Thus, reliably disabling Java in IE seems only possible through disabling the add-ons and adding a bunch of kill-bit registry entries, as suggested in the link provided by @Polynomial. However, it seems like different Java versions have different kill-bit GUIDs, which would basically mean that this method only blacklists the currently known versions of the Java plugin, which might be fine if you just want to disable Java until a certain exploit is fixed. But it won't disable Java permanently.

However, starting with Java 7u10, there is a feature in the Java Control Panel which permanently disables Java in all browsers. Oracle itself describes this as the only way to disable Java in IE:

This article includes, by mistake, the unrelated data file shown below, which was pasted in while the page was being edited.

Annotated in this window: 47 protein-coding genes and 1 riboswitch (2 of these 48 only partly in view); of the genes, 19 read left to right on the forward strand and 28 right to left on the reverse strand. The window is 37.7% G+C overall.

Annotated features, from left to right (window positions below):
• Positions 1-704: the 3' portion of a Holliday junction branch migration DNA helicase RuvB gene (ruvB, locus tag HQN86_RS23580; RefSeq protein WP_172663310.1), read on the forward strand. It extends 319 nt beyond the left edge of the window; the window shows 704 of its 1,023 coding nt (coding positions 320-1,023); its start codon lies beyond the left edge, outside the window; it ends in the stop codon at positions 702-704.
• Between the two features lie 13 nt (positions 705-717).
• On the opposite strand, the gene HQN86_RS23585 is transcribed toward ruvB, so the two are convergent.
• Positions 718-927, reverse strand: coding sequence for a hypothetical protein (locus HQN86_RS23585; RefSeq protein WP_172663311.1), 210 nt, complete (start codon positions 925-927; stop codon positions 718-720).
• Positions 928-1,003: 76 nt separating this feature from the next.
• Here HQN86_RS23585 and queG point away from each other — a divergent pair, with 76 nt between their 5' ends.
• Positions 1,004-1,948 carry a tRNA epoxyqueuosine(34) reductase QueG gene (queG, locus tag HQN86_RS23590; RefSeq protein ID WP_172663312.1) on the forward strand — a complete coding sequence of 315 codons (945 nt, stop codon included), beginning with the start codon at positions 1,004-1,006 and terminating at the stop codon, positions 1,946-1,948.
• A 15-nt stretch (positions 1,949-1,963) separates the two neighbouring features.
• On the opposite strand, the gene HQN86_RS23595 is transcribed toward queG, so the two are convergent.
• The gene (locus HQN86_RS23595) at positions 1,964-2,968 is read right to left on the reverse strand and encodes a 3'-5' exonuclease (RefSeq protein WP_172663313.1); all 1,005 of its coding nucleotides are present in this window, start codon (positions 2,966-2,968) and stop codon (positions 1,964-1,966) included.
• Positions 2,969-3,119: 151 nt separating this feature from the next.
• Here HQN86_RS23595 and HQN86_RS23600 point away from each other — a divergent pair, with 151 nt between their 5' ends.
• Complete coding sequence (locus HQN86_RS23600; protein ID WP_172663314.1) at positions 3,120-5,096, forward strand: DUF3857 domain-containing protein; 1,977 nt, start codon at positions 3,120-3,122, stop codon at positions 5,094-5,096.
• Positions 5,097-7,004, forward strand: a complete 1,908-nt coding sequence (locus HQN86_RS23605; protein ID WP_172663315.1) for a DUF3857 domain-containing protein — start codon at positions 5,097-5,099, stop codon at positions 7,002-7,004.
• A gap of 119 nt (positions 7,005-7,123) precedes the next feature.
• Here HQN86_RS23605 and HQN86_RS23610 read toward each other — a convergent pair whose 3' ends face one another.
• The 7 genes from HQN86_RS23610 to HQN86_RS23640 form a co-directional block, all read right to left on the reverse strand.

Internet Explorer

The only way to completely disable Java in Internet Explorer (IE) is to disable Java through the Java Control Panel as noted above.

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Nice, didn't know about that new feature. Kinda funny that they had to add such a switch to their product as a result of all the 0days, though. –  Polynomial Jan 14 '13 at 9:26
    
@Polynomial - Its likely Microsoft encourage such a thing to prevent a backlash of "Windows is insecure comments" from the "geek community". Oracle might be big but Microsoft still has some pretty big hands to direct people in the technology sector. –  Ramhound Jan 14 '13 at 12:42
    
@Polynomial I suspect there also was pressure to do the same from various major corporate customers who have stand alone java applications for their employees; but don't use java applets and wanted to lock down that vulnerability without a lot of hoop jumping. –  Dan Neely Jan 14 '13 at 13:45